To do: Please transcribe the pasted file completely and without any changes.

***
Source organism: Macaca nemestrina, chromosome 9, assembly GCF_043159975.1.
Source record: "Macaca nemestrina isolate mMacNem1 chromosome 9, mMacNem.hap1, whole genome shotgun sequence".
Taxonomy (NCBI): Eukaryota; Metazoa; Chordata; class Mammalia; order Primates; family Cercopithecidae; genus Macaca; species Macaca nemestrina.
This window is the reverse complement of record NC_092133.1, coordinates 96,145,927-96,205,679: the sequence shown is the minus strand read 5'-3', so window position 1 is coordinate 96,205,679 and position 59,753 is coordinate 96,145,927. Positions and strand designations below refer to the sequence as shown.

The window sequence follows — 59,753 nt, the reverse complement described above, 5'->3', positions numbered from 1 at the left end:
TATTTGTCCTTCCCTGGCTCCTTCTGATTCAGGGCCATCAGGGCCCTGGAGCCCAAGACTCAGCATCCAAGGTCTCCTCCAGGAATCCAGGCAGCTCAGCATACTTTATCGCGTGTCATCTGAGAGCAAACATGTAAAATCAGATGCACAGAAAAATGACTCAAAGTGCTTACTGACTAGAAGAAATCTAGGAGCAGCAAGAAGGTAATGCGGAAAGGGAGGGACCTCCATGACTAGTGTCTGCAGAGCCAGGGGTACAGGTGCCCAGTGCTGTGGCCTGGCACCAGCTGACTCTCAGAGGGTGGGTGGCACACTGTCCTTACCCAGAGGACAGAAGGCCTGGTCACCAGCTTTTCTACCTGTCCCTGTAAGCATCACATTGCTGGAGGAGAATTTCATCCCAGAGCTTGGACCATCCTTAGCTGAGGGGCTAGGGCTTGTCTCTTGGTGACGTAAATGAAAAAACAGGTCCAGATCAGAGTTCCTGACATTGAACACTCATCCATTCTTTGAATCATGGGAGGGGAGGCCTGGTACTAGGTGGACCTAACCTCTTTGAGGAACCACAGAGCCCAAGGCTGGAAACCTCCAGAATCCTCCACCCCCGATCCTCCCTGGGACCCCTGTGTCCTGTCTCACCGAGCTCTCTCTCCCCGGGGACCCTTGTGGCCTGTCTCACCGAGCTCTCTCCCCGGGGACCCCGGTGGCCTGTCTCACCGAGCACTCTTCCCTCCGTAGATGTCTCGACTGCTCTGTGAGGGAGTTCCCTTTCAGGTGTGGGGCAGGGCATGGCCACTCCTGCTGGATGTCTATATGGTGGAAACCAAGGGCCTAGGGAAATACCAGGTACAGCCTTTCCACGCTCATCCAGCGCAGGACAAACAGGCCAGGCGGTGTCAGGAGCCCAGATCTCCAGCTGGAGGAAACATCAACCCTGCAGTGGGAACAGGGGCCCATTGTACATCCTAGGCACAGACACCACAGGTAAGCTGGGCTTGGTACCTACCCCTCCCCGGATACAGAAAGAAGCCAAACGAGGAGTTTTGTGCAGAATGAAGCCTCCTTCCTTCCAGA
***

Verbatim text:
Source organism: Macaca nemestrina, chromosome 9, assembly GCF_043159975.1.
Source record: "Macaca nemestrina isolate mMacNem1 chromosome 9, mMacNem.hap1, whole genome shotgun sequence".
Taxonomy (NCBI): Eukaryota; Metazoa; Chordata; class Mammalia; order Primates; family Cercopithecidae; genus Macaca; species Macaca nemestrina.
This window is the reverse complement of record NC_092133.1, coordinates 96,145,927-96,205,679: the sequence shown is the minus strand read 5'-3', so window position 1 is coordinate 96,205,679 and position 59,753 is coordinate 96,145,927. Positions and strand designations below refer to the sequence as shown.

The window sequence follows — 59,753 nt, the reverse complement described above, 5'->3', positions numbered from 1 at the left end:
TATTTGTCCTTCCCTGGCTCCTTCTGATTCAGGGCCATCAGGGCCCTGGAGCCCAAGACTCAGCATCCAAGGTCTCCTCCAGGAATCCAGGCAGCTCAGCATACTTTATCGCGTGTCATCTGAGAGCAAACATGTAAAATCAGATGCACAGAAAAATGACTCAAAGTGCTTACTGACTAGAAGAAATCTAGGAGCAGCAAGAAGGTAATGCGGAAAGGGAGGGACCTCCATGACTAGTGTCTGCAGAGCCAGGGGTACAGGTGCCCAGTGCTGTGGCCTGGCACCAGCTGACTCTCAGAGGGTGGGTGGCACACTGTCCTTACCCAGAGGACAGAAGGCCTGGTCACCAGCTTTTCTACCTGTCCCTGTAAGCATCACATTGCTGGAGGAGAATTTCATCCCAGAGCTTGGACCATCCTTAGCTGAGGGGCTAGGGCTTGTCTCTTGGTGACGTAAATGAAAAAACAGGTCCAGATCAGAGTTCCTGACATTGAACACTCATCCATTCTTTGAATCATGGGAGGGGAGGCCTGGTACTAGGTGGACCTAACCTCTTTGAGGAACCACAGAGCCCAAGGCTGGAAACCTCCAGAATCCTCCACCCCCGATCCTCCCTGGGACCCCTGTGTCCTGTCTCACCGAGCTCTCTCTCCCCGGGGACCCTTGTGGCCTGTCTCACCGAGCTCTCTCCCCGGGGACCCCGGTGGCCTGTCTCACCGAGCACTCTTCCCTCCGTAGATGTCTCGACTGCTCTGTGAGGGAGTTCCCTTTCAGGTGTGGGGCAGGGCATGGCCACTCCTGCTGGATGTCTATATGGTGGAAACCAAGGGCCTAGGGAAATACCAGGTACAGCCTTTCCACGCTCATCCAGCGCAGGACAAACAGGCCAGGCGGTGTCAGGAGCCCAGATCTCCAGCTGGAGGAAACATCAACCCTGCAGTGGGAACAGGGGCCCATTGTACATCCTAGGCACAGACACCACAGGTAAGCTGGGCTTGGTACCTACCCCTCCCCGGATACAGAAAGAAGCCAAACGAGGAGTTTTGTGCAGAATGAAGCCTCCTTCCTTCCAGA